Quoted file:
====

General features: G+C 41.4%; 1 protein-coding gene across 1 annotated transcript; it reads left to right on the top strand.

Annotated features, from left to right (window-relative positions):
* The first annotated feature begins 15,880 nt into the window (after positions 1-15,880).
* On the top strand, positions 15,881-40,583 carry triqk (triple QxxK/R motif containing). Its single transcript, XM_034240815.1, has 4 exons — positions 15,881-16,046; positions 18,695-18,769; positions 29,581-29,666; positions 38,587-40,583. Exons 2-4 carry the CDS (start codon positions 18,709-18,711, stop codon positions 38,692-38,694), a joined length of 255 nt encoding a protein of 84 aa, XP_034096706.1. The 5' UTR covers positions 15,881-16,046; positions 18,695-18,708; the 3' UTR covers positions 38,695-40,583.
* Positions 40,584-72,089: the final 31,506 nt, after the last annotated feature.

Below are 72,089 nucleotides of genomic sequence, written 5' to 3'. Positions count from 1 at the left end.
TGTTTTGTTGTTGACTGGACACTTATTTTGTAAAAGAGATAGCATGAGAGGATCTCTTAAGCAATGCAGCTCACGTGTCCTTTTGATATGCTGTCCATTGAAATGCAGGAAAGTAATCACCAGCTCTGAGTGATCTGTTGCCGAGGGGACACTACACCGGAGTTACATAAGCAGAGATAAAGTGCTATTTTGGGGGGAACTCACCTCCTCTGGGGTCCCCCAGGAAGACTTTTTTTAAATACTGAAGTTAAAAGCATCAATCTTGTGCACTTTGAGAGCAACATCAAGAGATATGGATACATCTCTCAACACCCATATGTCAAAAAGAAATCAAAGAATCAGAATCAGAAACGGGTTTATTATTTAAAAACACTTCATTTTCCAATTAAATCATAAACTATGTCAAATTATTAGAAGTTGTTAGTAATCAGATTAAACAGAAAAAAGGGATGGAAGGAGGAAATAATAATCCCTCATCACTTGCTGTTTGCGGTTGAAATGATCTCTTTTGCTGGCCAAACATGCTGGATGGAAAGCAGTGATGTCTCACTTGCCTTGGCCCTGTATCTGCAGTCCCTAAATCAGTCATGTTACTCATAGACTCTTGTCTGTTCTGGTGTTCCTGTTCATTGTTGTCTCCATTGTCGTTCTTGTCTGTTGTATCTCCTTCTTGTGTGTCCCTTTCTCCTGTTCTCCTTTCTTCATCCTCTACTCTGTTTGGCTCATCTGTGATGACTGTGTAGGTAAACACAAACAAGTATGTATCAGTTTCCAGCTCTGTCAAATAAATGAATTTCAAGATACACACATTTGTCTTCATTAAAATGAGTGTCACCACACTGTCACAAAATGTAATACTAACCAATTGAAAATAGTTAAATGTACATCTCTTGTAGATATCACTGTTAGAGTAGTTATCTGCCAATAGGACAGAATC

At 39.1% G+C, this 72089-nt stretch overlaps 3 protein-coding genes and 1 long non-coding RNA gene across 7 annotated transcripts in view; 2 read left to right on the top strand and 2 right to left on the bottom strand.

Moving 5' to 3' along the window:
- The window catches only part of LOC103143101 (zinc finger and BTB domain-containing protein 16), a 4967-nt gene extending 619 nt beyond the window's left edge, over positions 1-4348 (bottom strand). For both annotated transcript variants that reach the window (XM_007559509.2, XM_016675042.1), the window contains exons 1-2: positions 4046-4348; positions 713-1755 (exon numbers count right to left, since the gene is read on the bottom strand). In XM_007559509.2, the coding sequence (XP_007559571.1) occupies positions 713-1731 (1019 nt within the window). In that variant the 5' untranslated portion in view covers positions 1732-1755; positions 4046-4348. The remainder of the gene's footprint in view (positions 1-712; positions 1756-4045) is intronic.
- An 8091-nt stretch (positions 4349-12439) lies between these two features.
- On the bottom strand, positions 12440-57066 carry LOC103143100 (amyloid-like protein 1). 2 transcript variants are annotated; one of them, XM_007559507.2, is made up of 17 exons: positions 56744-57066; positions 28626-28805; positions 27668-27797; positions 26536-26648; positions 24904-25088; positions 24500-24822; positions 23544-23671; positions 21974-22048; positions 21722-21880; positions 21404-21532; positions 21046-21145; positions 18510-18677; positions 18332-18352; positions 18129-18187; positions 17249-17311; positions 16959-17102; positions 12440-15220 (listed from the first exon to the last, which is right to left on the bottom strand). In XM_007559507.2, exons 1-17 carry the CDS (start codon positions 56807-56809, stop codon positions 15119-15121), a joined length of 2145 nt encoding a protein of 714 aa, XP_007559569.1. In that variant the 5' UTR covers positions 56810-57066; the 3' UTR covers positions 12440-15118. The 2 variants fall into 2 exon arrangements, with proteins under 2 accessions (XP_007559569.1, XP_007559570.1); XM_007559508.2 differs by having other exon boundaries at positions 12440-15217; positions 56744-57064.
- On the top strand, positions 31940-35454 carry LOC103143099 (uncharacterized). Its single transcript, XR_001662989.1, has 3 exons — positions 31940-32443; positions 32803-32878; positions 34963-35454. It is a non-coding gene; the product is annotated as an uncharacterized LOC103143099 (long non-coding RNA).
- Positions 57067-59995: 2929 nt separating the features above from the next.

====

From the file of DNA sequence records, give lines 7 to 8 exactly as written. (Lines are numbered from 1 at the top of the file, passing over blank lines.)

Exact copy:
TGTTTTGTTGTTGACTGGACACTTATTTTGTAAAAGAGATAGCATGAGAGGATCTCTTAAGCAATGCAGCTCACGTGTCCTTTTGATATGCTGTCCATTGAAATGCAGGAAAGTAATCACCAGCTCTGAGTGATCTGTTGCCGAGGGGACACTACACCGGAGTTACATAAGCAGAGATAAAGTGCTATTTTGGGGGGAACTCACCTCCTCTGGGGTCCCCCAGGAAGACTTTTTTTAAATACTGAAGTTAAAAGCATCAATCTTGTGCACTTTGAGAGCAACATCAAGAGATATGGATACATCTCTCAACACCCATATGTCAAAAAGAAATCAAAGAATCAGAATCAGAAACGGGTTTATTATTTAAAAACACTTCATTTTCCAATTAAATCATAAACTATGTCAAATTATTAGAAGTTGTTAGTAATCAGATTAAACAGAAAAAAGGGATGGAAGGAGGAAATAATAATCCCTCATCACTTGCTGTTTGCGGTTGAAATGATCTCTTTTGCTGGCCAAACATGCTGGATGGAAAGCAGTGATGTCTCACTTGCCTTGGCCCTGTATCTGCAGTCCCTAAATCAGTCATGTTACTCATAGACTCTTGTCTGTTCTGGTGTTCCTGTTCATTGTTGTCTCCATTGTCGTTCTTGTCTGTTGTATCTCCTTCTTGTGTGTCCCTTTCTCCTGTTCTCCTTTCTTCATCCTCTACTCTGTTTGGCTCATCTGTGATGACTGTGTAGGTAAACACAAACAAGTATGTATCAGTTTCCAGCTCTGTCAAATAAATGAATTTCAAGATACACACATTTGTCTTCATTAAAATGAGTGTCACCACACTGTCACAAAATGTAATACTAACCAATTGAAAATAGTTAAATGTACATCTCTTGTAGATATCACTGTTAGAGTAGTTATCTGCCAATAGGACAGAATC

At 39.1% G+C, this 72089-nt stretch overlaps 3 protein-coding genes and 1 long non-coding RNA gene across 7 annotated transcripts in view; 2 read left to right on the top strand and 2 right to left on the bottom strand.